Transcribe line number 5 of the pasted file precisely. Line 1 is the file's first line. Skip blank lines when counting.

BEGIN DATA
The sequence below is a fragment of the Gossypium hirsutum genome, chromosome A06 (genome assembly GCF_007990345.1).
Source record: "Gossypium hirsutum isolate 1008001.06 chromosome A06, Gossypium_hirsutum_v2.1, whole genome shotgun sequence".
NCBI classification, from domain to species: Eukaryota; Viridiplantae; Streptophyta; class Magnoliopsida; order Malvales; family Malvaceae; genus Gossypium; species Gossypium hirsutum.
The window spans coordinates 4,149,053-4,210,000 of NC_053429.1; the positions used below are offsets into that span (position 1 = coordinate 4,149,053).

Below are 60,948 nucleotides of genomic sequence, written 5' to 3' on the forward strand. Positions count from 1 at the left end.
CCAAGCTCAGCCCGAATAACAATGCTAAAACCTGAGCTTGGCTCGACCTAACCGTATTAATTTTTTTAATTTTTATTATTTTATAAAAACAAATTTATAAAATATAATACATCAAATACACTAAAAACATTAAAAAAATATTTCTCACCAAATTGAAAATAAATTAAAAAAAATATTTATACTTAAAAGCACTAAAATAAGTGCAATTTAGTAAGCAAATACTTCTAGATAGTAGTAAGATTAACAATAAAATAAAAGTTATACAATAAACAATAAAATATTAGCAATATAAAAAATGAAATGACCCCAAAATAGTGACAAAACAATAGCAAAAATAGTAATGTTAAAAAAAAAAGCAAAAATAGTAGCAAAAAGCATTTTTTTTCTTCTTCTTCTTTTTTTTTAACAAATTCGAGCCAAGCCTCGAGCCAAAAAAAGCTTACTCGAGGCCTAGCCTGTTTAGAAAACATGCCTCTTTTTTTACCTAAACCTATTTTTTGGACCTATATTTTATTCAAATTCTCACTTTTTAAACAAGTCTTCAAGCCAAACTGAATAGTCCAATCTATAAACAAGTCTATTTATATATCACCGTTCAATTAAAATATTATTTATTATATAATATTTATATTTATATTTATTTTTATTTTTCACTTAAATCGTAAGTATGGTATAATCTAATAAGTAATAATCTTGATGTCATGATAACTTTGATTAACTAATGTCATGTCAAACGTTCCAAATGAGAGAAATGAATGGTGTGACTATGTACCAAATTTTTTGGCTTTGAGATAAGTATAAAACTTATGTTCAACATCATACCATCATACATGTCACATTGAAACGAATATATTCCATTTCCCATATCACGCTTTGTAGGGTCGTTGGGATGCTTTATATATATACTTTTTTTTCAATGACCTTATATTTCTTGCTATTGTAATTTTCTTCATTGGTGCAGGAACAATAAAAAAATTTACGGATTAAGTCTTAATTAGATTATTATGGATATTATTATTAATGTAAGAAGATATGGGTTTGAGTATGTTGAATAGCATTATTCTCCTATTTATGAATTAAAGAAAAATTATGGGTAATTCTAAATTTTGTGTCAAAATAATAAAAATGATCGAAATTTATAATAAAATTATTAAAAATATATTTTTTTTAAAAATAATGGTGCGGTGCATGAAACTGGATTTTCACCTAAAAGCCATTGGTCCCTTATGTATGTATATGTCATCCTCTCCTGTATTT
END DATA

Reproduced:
Below are 60,948 nucleotides of genomic sequence, written 5' to 3' on the forward strand. Positions count from 1 at the left end.